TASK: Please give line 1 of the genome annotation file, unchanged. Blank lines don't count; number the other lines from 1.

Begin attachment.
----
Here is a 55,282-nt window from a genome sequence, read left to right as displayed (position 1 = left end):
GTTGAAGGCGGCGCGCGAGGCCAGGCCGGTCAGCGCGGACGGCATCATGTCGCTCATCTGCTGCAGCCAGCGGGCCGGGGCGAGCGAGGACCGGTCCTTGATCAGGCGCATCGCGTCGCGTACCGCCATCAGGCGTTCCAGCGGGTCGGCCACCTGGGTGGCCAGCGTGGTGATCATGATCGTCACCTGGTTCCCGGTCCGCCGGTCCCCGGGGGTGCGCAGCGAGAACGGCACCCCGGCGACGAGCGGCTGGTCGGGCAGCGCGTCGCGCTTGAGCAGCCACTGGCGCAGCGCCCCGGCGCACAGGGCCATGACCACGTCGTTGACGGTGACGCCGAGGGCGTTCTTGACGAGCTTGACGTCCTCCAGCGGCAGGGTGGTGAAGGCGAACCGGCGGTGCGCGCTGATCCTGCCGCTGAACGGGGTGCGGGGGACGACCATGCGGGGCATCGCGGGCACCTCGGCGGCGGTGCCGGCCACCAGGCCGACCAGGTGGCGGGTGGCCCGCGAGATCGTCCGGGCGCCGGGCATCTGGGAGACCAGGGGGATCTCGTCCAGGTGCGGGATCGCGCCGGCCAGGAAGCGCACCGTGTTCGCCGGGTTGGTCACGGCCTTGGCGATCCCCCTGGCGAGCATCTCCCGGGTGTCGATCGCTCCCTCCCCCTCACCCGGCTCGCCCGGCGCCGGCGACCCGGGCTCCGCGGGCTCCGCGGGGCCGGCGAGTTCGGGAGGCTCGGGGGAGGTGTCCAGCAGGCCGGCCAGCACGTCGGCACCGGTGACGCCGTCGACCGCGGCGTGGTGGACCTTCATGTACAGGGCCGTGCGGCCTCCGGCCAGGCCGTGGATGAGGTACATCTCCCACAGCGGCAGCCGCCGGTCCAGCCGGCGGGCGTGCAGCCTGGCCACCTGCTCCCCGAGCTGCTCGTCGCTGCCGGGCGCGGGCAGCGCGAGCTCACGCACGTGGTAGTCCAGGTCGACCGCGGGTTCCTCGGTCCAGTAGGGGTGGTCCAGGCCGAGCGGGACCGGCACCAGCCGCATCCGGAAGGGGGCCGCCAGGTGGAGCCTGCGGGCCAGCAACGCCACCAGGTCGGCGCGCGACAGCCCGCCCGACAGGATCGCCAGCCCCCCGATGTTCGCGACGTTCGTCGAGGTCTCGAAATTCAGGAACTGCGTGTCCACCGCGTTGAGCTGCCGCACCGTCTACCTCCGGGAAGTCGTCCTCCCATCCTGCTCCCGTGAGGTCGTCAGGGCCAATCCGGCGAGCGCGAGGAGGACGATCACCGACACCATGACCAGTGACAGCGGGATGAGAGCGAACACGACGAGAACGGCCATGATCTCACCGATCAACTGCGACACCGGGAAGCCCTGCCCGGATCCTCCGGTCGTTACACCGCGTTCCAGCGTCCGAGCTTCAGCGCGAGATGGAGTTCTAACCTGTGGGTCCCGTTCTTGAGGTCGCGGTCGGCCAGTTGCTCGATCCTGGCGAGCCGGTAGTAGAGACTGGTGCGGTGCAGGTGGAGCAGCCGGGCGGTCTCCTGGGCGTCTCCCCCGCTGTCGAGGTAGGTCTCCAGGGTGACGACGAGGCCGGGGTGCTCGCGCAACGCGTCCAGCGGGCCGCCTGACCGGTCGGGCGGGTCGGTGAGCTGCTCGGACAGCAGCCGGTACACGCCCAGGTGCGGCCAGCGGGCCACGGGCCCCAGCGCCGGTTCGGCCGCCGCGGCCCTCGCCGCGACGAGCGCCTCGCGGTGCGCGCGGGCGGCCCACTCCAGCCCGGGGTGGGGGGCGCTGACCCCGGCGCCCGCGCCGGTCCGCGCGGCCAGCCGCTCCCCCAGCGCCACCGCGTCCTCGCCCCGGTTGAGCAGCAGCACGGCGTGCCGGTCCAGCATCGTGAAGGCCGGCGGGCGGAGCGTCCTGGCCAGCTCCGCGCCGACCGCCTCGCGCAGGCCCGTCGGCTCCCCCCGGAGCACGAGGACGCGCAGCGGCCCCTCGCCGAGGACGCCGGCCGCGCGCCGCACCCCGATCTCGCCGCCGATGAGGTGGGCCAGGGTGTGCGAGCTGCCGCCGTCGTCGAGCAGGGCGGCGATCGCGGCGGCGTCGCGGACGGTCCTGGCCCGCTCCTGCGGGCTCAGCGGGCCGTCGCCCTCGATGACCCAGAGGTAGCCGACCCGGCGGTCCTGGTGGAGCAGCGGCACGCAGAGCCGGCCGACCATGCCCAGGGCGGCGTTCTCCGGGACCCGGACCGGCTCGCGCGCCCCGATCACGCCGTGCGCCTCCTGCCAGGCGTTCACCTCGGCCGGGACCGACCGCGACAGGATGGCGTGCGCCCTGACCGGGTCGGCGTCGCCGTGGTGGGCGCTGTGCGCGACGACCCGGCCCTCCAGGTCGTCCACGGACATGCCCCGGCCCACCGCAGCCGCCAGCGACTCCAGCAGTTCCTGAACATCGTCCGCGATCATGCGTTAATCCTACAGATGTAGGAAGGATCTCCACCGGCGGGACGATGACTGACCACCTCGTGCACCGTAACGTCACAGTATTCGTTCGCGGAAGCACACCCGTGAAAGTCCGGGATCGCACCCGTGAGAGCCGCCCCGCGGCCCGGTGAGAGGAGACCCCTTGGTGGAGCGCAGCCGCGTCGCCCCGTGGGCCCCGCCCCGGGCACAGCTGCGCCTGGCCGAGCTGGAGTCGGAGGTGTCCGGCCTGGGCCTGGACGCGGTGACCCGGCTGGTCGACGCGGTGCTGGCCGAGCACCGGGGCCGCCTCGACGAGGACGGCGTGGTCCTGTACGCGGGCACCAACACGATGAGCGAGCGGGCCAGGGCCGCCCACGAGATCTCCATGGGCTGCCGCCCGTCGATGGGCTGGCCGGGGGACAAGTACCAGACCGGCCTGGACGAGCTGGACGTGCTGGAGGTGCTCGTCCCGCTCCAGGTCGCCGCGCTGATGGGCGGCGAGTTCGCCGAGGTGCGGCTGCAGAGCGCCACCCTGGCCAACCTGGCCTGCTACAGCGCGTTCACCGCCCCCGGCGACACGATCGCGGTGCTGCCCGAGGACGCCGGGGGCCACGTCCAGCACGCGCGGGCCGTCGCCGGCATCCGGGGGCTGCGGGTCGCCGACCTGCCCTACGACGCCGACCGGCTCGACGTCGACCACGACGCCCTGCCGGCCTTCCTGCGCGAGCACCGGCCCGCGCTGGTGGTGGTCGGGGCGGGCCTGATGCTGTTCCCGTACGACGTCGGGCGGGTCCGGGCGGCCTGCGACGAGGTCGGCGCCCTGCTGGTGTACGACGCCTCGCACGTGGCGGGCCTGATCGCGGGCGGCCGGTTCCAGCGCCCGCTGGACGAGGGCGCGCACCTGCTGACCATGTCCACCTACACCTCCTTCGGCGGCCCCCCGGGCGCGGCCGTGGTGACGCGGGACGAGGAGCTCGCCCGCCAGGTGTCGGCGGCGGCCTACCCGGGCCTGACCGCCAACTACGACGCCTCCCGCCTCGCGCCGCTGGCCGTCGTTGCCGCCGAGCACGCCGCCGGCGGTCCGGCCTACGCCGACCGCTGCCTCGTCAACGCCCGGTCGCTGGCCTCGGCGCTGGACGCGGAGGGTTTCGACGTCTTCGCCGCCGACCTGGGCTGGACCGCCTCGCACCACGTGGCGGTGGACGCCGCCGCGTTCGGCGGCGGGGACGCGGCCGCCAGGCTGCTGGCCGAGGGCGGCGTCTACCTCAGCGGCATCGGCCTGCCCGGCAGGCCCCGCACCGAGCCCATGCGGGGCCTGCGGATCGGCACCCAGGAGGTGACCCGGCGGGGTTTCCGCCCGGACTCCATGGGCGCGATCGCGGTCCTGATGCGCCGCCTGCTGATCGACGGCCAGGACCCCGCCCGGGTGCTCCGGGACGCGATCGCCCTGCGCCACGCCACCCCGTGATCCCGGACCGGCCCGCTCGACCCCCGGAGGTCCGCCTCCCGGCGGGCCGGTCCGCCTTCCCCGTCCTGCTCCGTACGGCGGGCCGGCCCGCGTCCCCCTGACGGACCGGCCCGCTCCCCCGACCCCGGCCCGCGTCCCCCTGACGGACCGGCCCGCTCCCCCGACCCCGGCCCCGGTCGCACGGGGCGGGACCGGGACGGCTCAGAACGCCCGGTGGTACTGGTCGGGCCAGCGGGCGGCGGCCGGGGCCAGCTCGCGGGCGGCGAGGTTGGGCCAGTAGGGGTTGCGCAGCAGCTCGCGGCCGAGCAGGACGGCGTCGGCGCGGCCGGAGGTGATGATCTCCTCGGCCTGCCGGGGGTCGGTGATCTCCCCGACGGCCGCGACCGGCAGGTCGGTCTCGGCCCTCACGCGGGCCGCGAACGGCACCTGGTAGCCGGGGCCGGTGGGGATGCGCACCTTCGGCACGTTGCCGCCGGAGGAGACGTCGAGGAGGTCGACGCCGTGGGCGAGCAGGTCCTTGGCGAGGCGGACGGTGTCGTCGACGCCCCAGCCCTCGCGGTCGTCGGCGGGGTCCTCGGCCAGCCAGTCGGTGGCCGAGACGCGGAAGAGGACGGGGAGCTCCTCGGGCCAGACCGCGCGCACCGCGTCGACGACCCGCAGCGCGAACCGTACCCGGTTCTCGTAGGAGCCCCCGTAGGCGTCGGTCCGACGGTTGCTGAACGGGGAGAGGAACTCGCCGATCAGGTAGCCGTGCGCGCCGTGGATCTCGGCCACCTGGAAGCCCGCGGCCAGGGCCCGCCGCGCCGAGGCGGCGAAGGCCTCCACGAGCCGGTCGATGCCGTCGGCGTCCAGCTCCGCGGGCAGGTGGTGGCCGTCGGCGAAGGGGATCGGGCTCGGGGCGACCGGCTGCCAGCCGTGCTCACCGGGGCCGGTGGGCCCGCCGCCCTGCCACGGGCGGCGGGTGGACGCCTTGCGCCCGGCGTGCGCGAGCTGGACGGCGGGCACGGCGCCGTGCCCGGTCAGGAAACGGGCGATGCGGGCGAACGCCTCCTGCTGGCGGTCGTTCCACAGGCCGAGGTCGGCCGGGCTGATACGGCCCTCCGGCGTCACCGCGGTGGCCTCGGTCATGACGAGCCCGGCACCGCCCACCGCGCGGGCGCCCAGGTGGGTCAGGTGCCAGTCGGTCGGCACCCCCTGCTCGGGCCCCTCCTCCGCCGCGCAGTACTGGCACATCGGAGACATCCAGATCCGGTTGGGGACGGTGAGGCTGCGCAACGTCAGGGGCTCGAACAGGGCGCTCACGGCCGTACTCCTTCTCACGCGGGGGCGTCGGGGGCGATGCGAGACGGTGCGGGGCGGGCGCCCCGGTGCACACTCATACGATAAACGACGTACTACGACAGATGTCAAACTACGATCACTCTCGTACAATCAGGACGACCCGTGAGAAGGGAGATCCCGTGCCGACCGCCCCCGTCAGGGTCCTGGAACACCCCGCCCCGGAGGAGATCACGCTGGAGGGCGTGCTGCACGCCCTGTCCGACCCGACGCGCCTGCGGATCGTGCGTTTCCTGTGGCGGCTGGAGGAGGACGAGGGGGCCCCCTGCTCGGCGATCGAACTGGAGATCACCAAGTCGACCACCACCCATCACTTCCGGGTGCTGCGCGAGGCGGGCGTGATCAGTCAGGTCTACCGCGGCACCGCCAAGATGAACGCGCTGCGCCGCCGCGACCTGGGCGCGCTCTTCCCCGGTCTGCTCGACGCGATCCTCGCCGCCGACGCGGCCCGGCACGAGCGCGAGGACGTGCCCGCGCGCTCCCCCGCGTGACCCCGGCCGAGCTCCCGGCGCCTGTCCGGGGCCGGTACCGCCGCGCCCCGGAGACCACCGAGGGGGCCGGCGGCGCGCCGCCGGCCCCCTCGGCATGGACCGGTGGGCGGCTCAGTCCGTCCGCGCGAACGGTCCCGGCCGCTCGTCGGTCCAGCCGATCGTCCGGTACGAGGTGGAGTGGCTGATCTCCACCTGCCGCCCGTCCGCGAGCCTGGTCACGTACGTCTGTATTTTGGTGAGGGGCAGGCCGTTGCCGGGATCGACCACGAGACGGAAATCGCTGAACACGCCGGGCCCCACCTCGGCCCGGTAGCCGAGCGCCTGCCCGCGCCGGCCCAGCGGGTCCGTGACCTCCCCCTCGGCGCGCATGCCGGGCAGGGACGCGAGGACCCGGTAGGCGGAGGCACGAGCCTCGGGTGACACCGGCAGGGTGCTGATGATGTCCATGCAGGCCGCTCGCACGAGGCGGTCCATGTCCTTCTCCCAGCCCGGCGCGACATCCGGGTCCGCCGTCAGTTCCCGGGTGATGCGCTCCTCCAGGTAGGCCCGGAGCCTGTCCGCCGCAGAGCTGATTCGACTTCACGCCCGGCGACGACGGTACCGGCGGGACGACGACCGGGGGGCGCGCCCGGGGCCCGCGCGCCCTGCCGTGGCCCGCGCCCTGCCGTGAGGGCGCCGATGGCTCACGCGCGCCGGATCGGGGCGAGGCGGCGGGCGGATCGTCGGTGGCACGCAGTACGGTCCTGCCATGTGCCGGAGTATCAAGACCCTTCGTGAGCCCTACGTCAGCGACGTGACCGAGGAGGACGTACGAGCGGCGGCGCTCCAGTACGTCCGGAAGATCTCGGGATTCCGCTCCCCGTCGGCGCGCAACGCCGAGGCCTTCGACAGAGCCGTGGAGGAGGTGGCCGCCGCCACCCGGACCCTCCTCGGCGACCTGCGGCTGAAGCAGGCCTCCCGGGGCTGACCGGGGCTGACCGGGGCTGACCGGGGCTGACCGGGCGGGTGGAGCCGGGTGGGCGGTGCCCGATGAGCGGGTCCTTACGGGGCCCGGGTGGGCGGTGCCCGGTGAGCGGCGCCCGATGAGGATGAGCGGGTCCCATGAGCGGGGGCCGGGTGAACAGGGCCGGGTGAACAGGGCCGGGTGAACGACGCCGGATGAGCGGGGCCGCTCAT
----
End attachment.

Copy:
Here is a 55,282-nt window from a genome sequence, read left to right as displayed (position 1 = left end):